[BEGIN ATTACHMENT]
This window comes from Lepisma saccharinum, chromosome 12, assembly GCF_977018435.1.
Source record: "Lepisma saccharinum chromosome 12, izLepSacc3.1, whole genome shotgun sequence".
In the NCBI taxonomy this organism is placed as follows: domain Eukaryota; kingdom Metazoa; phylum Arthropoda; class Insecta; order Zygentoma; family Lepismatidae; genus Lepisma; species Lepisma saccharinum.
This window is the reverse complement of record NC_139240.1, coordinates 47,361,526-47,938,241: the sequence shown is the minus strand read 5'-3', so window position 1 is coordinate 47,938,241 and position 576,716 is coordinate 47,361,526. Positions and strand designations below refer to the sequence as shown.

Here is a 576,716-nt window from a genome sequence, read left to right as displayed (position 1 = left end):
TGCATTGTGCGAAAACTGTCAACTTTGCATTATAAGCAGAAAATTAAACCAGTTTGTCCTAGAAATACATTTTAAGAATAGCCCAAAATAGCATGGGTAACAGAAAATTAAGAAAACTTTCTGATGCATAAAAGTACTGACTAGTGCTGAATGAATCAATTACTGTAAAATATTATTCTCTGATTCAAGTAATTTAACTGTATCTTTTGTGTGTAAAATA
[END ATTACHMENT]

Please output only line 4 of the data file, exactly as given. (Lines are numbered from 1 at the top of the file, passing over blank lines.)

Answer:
This window is the reverse complement of record NC_139240.1, coordinates 47,361,526-47,938,241: the sequence shown is the minus strand read 5'-3', so window position 1 is coordinate 47,938,241 and position 576,716 is coordinate 47,361,526. Positions and strand designations below refer to the sequence as shown.